Men at riskTuesday, May 11, 2021
I am penning this on Sunday, May 9: Mother's Day.
Earlier on I leafed through the 60th anniversary keepsake of Community and Workers of Jamaica Cooperative Credit Union Limited (C&WJCCUL). I was struck by the following: Seven of the 11 board members (63.63 per cent) are male; three of the nine-member top management team (33.33 per cent) are male; there is absolutely no male (zero per cent) among the 21 branch managers. This is a company which has had only one female president in its history!
I don't know if the company has been as struck by this as I have. And I am not going to hasten to accuse the company of being biased in favour of females as I believe that C&WJCCUL chose whom they felt were the best candidates.
At the credit union at which my wife and I hold membership, the general manager is female, as are the two branch managers.
The men seem to have simply copped out.
This is no longer the 1970s when we lamented the fact that males represented only 30 per cent of the student body, as I recall. Had seven of the 21 branch managers been male, I would quite likely not be writing this.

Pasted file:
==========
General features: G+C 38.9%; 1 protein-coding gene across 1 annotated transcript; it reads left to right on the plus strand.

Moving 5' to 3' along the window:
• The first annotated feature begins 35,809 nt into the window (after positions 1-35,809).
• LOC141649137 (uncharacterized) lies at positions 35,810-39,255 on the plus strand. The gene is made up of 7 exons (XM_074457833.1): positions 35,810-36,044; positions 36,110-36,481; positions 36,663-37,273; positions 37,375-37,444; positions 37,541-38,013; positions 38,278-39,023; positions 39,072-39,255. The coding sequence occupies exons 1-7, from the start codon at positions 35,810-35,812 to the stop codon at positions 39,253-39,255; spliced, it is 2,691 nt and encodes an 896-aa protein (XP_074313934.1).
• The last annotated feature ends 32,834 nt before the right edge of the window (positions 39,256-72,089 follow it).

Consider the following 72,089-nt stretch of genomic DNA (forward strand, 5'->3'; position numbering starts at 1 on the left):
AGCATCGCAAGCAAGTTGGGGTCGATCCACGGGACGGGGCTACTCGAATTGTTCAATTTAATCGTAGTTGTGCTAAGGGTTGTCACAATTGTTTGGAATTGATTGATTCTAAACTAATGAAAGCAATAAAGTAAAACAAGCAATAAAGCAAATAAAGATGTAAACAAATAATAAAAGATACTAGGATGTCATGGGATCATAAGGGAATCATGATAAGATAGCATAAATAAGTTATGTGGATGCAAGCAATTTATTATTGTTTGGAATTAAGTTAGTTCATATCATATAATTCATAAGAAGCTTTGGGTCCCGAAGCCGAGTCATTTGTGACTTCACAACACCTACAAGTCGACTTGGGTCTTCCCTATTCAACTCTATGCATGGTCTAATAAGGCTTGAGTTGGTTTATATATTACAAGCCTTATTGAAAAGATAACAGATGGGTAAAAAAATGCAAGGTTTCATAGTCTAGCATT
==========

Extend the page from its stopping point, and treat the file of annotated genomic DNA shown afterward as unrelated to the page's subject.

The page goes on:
Dr Herbert Gayle, social anthropologist and lecturer in the Department of Sociology, Psychology and Social Work at The University of the West Indies, has made an urgent appeal for boys to be kept in school beyond grade 9. The data is that boys are actively targeted by gangs and some have lost their lives for refusing to join. But we have to do more for our boys. Schools have to identify the unattached ones who are not members of clubs or athletics teams and are not doing well academically. I am speaking about those who are consistently scoring in the 20s, 30s and 40s, those who do not turn in work. It should be a national concern.
Boys need to be taught to be men, to be gentlemen, to be fathers, to be responsible citizens. Only recently we heard of a 16-year-old who lost his life in a crash while on his way from an illegal party. We have to start somewhere beyond identifying that there is a problem. This is a national problem. It should not be left up to individual schools to find solutions.
Norman W M Thompson
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